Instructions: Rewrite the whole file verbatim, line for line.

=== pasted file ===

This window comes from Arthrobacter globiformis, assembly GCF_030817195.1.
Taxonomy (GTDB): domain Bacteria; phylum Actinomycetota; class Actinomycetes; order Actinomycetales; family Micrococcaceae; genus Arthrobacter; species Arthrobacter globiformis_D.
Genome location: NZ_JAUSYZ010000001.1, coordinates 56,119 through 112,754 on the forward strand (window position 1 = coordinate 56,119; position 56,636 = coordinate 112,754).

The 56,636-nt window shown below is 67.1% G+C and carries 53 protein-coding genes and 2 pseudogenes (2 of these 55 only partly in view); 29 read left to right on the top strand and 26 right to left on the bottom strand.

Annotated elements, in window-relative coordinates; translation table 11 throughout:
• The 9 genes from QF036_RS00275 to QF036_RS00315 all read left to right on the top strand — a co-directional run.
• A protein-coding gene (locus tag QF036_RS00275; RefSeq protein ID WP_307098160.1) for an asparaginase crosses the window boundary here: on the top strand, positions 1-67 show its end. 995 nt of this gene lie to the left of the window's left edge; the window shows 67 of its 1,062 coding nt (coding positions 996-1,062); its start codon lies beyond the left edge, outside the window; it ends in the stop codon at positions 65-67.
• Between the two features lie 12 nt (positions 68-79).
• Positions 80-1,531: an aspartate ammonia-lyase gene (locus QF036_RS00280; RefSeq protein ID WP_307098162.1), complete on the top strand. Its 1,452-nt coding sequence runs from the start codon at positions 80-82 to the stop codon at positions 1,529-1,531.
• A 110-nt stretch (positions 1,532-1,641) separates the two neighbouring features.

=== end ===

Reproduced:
This window comes from Arthrobacter globiformis, assembly GCF_030817195.1.
Taxonomy (GTDB): domain Bacteria; phylum Actinomycetota; class Actinomycetes; order Actinomycetales; family Micrococcaceae; genus Arthrobacter; species Arthrobacter globiformis_D.
Genome location: NZ_JAUSYZ010000001.1, coordinates 56,119 through 112,754 on the forward strand (window position 1 = coordinate 56,119; position 56,636 = coordinate 112,754).

The 56,636-nt window shown below is 67.1% G+C and carries 53 protein-coding genes and 2 pseudogenes (2 of these 55 only partly in view); 29 read left to right on the top strand and 26 right to left on the bottom strand.

Annotated elements, in window-relative coordinates; translation table 11 throughout:
• The 9 genes from QF036_RS00275 to QF036_RS00315 all read left to right on the top strand — a co-directional run.
• A protein-coding gene (locus tag QF036_RS00275; RefSeq protein ID WP_307098160.1) for an asparaginase crosses the window boundary here: on the top strand, positions 1-67 show its end. 995 nt of this gene lie to the left of the window's left edge; the window shows 67 of its 1,062 coding nt (coding positions 996-1,062); its start codon lies beyond the left edge, outside the window; it ends in the stop codon at positions 65-67.
• Between the two features lie 12 nt (positions 68-79).
• Positions 80-1,531: an aspartate ammonia-lyase gene (locus QF036_RS00280; RefSeq protein ID WP_307098162.1), complete on the top strand. Its 1,452-nt coding sequence runs from the start codon at positions 80-82 to the stop codon at positions 1,529-1,531.
• A 110-nt stretch (positions 1,532-1,641) separates the two neighbouring features.